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Hyundai Ioniq review

Hyundai Ioniq interior

Hyundai interior and practicality

As a good-sized hatchback, the IONIQ has inherent practicality which is shown by its large 443-litre boot. Well-thought-out features inside the pleasantly comfortable cabin include a wireless charging pod for your smartphone, as well as two further USB ports under the touchscreen and inside the centre console storage compartment. Cupholders, good-sized door bins and a large glovebox all add to the practicality of this car, while there’s plenty of space in the rear with headroom suitable for people up to six feet tall.

The Hyundai IONIQ interior is smart and feels nicely refined when you’re driving around at lower speeds, while the futuristic, button-operated Vehicle Engine Sound Synthesiser is a great feature for warning pedestrians and cyclists you’re approaching. The 10.25-inch touchscreen display is another great feature inside the cabin, and home to your sat nav and media functions. The instrument dials are digital, while there’s mood lighting to indicate which driving mode you’re in, with the option to switch between normal, eco and sport.

Hyundai Ioniq charger

Hyundai Ioniq charging

Hyundai IONIQ electric charging is simple, especially if you have a dedicated home charge point, this electric car has Type 2 and CCS charging connections (standard in Europe). When you get home just plug in and that’s it. You can set your car to charge between certain times to take advantage of off peak rates if you have an Economy 7 or EV friendly tariff with cheaper overnight electricity. Charging late at night or in the early hours of the morning is also the best time to charge with respect to using clean, renewable energy.

Once you have your battery fully charged, you’ll probably want to keep hold of as much juice as possible for as long as you can. Features like the driver-only mode help with this, which is a setting for when you’re driving alone in your IONIQ. This only heats or cools the driver to save electricity, while the aero ports on the front grille open and close in order to cool the battery as required. This means the battery can operate at peak temperatures to enhance the economy of your driving even further.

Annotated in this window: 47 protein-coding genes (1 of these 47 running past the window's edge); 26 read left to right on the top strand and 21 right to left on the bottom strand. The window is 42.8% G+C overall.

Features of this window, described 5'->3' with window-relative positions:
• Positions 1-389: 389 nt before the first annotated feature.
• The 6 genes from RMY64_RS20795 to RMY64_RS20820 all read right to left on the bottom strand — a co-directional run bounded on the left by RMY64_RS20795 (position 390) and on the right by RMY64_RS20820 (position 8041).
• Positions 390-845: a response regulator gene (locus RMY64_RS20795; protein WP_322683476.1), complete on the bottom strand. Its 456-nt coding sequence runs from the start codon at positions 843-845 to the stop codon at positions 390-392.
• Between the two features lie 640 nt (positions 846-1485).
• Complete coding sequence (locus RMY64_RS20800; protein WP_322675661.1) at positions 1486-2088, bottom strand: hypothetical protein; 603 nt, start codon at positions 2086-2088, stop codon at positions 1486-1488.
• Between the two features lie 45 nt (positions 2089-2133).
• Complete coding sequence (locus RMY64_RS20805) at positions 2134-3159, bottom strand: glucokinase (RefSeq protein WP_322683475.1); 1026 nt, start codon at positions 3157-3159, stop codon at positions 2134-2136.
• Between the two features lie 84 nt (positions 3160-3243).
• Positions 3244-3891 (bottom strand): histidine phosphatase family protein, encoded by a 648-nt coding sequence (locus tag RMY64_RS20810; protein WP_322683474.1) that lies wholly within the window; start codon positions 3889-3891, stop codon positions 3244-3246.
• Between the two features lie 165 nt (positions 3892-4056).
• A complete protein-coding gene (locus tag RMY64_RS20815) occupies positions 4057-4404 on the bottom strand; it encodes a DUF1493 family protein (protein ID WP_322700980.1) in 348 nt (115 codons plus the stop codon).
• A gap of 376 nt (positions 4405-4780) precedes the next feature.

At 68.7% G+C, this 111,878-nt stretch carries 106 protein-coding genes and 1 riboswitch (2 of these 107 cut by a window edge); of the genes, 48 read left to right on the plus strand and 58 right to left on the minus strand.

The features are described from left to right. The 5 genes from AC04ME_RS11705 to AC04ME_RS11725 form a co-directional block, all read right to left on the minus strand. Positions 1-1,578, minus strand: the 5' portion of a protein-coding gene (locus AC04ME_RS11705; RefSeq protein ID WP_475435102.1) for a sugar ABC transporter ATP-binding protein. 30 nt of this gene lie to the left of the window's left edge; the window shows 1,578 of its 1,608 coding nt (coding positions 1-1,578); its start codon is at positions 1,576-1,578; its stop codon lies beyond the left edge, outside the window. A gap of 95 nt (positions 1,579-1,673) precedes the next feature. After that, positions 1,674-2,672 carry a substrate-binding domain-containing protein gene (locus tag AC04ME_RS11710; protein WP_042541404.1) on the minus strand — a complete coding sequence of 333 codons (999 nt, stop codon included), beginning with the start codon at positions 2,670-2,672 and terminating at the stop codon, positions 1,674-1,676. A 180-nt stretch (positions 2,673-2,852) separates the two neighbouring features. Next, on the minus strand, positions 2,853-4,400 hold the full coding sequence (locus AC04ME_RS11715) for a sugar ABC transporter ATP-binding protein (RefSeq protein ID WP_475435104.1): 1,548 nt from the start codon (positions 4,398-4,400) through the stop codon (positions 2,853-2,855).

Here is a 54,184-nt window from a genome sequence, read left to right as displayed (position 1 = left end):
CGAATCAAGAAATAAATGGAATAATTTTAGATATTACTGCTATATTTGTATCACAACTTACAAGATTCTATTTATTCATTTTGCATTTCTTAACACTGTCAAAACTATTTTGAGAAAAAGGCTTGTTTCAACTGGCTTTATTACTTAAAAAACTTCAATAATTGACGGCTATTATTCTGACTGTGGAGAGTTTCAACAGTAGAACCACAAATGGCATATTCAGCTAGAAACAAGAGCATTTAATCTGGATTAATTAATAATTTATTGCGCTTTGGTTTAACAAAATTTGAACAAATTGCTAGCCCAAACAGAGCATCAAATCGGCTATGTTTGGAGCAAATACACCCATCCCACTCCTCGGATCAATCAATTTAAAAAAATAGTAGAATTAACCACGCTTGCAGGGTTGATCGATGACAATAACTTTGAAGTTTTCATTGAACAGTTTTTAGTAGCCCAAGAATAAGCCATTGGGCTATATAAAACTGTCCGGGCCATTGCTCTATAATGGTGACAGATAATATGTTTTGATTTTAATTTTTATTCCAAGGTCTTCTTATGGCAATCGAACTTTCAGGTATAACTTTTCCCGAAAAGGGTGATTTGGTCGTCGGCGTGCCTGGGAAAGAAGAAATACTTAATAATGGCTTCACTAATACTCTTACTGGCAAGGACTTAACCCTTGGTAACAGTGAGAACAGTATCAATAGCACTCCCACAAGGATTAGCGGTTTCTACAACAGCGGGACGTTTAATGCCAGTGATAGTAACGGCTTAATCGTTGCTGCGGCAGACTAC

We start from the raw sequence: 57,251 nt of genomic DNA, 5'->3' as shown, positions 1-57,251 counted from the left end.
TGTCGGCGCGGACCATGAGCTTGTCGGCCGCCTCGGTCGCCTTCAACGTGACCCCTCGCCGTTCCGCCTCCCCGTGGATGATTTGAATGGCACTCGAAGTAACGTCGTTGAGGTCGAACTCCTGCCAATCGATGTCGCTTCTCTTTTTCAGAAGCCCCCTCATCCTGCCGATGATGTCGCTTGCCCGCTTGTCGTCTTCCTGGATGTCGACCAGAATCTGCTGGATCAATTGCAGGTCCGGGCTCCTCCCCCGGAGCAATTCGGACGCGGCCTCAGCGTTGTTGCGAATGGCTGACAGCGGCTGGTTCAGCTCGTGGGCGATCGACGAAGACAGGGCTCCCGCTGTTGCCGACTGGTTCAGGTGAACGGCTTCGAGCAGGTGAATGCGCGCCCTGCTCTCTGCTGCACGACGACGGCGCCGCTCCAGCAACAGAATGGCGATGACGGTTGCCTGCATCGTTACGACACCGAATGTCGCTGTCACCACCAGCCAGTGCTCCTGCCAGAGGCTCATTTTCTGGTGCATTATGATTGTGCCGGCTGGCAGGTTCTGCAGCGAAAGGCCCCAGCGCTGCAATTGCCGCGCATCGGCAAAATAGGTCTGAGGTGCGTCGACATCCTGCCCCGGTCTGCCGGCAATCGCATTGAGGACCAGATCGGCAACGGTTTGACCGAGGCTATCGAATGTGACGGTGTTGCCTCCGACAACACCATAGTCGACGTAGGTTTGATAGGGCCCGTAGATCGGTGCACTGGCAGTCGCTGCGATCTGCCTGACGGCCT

Away from home, Hyundai IONIQ charging is a little quirky, as the car intuitively changes its charging speed depending on how much power is in the battery. When the battery level is low, the car charges as close to the 50kW capacity as possible, with the IONIQ automatically decreasing the speed as the level increases. This helps to protect the power cell and prolong Hyundai IONIQ battery life. Using a 50kW rapid charger, you can charge up to 80% in around 57 minutes. It takes around another half an hour to reach 100% charge, with the final 20% of charging carried out at 14kW.

At present, Polar is the UK’s largest public charging network. It has more than 7,000 charge points up and down the country and offers a membership scheme costing £7.85 per month. This gives you cheaper charging prices, although it’s still possible to use their points on a pay-as-you-go basis. We’ve provided the current cost of charging with Polar below. Note that the time it takes to charge the IONIQ is the same whether you use a 50kW or 150kW charger, as the car’s maximum charging speed is 50kW.

Conclusion

There's much to love about the Ioniq, while newer models can travel a bit further and have a bit more tech as standard, the Ioniq is still in the game thanks to its outstanding efficiency, so even though there isn't the same size as battery pack as other models, it can still handle lots of driving styles and distances.

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